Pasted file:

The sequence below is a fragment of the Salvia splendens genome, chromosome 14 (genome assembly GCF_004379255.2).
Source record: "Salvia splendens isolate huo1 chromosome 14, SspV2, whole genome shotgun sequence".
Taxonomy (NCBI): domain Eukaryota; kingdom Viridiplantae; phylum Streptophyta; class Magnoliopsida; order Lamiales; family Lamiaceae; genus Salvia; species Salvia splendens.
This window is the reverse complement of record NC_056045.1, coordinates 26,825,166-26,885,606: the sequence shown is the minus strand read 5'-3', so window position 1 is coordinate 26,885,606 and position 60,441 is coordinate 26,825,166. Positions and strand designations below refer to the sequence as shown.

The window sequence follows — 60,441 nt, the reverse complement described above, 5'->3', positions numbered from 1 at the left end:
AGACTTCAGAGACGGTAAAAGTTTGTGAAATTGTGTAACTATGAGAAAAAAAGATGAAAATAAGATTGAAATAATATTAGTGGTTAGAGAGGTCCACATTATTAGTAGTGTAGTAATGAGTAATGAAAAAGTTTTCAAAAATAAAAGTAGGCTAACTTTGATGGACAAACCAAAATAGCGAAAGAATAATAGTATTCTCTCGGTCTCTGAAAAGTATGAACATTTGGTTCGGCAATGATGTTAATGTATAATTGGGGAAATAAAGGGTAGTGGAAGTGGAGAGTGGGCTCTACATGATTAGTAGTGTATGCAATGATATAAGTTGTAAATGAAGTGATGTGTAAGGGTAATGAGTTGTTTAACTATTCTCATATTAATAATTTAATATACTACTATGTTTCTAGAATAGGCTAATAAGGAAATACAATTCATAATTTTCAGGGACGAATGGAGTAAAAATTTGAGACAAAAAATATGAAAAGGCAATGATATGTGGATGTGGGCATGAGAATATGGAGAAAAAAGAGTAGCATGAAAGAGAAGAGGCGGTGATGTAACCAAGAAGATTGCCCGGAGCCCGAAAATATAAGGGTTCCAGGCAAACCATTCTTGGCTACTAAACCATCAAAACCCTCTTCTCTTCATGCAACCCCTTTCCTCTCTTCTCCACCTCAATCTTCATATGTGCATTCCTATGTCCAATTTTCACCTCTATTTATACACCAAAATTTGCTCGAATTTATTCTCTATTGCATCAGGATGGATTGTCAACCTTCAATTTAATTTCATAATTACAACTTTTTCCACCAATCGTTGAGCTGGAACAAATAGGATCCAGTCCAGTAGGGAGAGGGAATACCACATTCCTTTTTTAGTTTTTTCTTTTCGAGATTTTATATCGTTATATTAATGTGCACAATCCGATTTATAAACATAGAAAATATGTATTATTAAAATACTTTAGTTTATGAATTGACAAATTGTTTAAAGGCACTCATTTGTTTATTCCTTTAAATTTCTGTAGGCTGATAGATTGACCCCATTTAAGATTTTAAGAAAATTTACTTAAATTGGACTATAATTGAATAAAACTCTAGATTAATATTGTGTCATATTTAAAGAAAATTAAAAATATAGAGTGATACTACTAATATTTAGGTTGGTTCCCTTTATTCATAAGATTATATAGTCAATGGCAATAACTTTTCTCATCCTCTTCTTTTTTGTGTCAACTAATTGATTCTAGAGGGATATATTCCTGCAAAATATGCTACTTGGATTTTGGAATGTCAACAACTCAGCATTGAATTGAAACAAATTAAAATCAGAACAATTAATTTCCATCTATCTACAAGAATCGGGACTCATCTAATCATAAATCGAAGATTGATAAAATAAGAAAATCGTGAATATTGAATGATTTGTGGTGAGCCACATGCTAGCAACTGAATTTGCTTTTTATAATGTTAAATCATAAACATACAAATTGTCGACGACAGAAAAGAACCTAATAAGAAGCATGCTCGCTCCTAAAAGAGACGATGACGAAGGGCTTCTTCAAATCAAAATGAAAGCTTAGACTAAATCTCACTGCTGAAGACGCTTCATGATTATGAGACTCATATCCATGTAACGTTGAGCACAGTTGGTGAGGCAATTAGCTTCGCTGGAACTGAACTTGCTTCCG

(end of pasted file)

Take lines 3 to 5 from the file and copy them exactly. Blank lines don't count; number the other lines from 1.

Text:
Taxonomy (NCBI): domain Eukaryota; kingdom Viridiplantae; phylum Streptophyta; class Magnoliopsida; order Lamiales; family Lamiaceae; genus Salvia; species Salvia splendens.
This window is the reverse complement of record NC_056045.1, coordinates 26,825,166-26,885,606: the sequence shown is the minus strand read 5'-3', so window position 1 is coordinate 26,885,606 and position 60,441 is coordinate 26,825,166. Positions and strand designations below refer to the sequence as shown.

The window sequence follows — 60,441 nt, the reverse complement described above, 5'->3', positions numbered from 1 at the left end: